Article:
Backing up my computer is something I’ve mostly lazy to do pretty much my whole life, with the exception of things like movies and music. This has mostly been due to the fact that I never really found any software that made it really easy to schedule and perform the backups without any user intervention and would also do it when it’s convenient for me. At work we use Acronis to back up the server and Cobian Backup for my computer, both which are very simple to set up and maintain and are quite user friendly. But they also provide things like network backup which is fantastic for an office situation.
I’m a Mac user at home and until Leopard where Apple introduced Time Machine, I never really bothered to look for any backup software because unless Apple has developed the software, a lot of open source software for Mac can have interfaces that are rough around the edges and can be quite buggy. Time Machine on the other hand has a great UI and backs up all your data in a way that is far easier to recover lost data and even presents it to you in a way that you can browse a single folder all the way back just as you would navigate through Finder. It wasn’t until this past weekend however that I decided to actually utilize this feature of Mac.
It had been my understanding that you could use virtually any hard drive you want to backup so long as it was HSF+J formatted.
However there are a few problems with this that I think a lot of users will experience and that is that most people want to backup onto a drive that they can actually utilize with other computers. Such as a networked drive on a NAS, a server or a Windows partition/networked computer that has a lot of free space.
Recently I bought a Netgear WNDR3400v2, which btw is a great router for a great price (dual band 5GHz and 2.4GHz), which supports a NAS as any USB drive that you plug into it. I didn’t want to have to plug in an external drive every time I wanted to backup my computer, especially since Time Machine does it hourly. So I thought it’d be great to utilize the NAS as a backup drive and as a quick swap between computers. But I ran into some problems and here are some helpful steps I’ve taken from a couple of sources that helped me out quite a lot.
- To use a network drive as a backup, it first has to be mounted to your computer. To do this, Open Finder, under SHARED select the network drive you want to back up to and connect to it. It will ask for credentials so put them in as you have set it, likely you can just click on guest.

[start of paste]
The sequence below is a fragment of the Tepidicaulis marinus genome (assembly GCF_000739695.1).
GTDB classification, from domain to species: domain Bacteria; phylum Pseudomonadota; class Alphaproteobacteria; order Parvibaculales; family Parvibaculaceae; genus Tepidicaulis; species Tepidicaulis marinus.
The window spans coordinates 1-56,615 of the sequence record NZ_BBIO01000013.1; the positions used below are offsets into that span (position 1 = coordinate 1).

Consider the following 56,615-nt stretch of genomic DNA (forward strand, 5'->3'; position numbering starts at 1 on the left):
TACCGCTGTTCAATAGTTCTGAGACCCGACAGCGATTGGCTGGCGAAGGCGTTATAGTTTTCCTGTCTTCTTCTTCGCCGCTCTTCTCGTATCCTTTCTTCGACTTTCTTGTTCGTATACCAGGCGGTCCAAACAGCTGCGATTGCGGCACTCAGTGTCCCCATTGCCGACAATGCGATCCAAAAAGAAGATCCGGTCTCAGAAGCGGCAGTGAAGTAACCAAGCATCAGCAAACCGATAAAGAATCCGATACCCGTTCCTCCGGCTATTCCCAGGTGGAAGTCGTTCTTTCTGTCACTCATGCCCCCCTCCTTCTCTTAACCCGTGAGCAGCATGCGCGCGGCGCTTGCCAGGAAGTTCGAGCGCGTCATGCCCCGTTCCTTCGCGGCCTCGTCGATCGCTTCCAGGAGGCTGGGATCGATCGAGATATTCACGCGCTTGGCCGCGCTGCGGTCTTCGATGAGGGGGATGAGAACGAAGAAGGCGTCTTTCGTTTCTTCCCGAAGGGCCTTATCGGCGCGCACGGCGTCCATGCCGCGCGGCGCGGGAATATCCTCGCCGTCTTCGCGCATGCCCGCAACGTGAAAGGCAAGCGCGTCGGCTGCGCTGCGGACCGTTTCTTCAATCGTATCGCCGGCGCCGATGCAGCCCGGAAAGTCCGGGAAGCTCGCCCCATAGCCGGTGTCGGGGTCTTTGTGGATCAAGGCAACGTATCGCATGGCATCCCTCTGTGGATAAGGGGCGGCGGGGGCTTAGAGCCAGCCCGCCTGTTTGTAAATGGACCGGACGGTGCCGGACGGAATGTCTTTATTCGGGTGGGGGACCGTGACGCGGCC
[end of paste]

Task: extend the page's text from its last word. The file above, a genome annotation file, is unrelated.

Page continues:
- Next you’ll have to open Terminal, you can do a spotlight search and it will be the first one.
- In Terminal type:
defaults write com.apple.systempreferences TMShowUnsupportedNetworkVolumes 1and press enter.If you go to Time Machine now, you’ll notice that the drive you want to use is displayed. Don’t try and set it up yet because you’ll run into an error.
- For the next step, you’ll need a bit of information. The name of your computer as it is shared on the network and the Mac Address of your ethernet. To get this information you do this:
- For your computer’s name go to System Preferences and under Sharing, copy your computers name without the .local. I suggest you paste this into a text document so you don’t have to type it out.
- To get the Mac Address of your ethernet type this in
Terminal: ifconfig en0 | grep ether. Where ever you’ve copied your computer’s name to, add an _ and place the Mac Address at the end of it without the :. For Example, mine is
- Next we have to create a sparsebundle. This allows Time Machine to utilize the hard drive as a “Time Capsule”. Sparsebundles are essentially just disk images where data can be moved in and out and allows for backups to be used more efficiently. To do this, there are two ways, the way I found easiest and least time consuming was to use a Terminal command. It can also be done through disk utility and just change the file extension, but Terminal is much quicker.In Terminal type:
hdiutil create -size 100g -fs HFS+J -volname "Time Machine" NAME_XXXXXXXXXXXX.sparsebundleGive it a few seconds.To break that down for you:
-size 100gis the size of the sparsebundle that you want to create in GB. I was using a 250GB so I typed
-size 240g(just to be safe). However much space you want to allow for the backup is what you type there.
The next important part is NAME_XXXXXXXXXXX. Remember I told you to leave your computer name and mac address some where to copy & paste? This is why. You’ll have to type it a couple more times too. For example, mine was
- This next step can be done in two ways that are equally quick. I recommend sticking with Terminal but I’ll say both ways.
- The first, locate the sparsebundle and drag and drop it to your network drive. Then Time Machine is almost ready to use.If you’re on Snow Leopard, you’re done. Just delete the sparsebundle from your hard drive, Terminal command will be step 6.
- Terminal method: Type:
rsync -aE Name_XXXXXXXXXXXX.sparsebundle /Volumes/DRIVE/Where Name_XXXXXXXXXXXX is the same as before, and DRIVE is the name of network drive it is that you’re using.Give it a few seconds.
- All that’s left for Snow Leopard users is this command here:
rm -rf NAME_XXXXXXXXXXXX.sparsebundle
- For Lion however, we have one more step. Download this script and run it in Terminal. To do that, navigate your way to where ever it’s saved and type ./install.sh. It’s a shell script written by msft.guy that is a work around allowing non-timecapsule drives to be used for Time Machine. It requires sudo so you’ll have to type in your password.
And that’s all. Here are links to the various guides I referenced: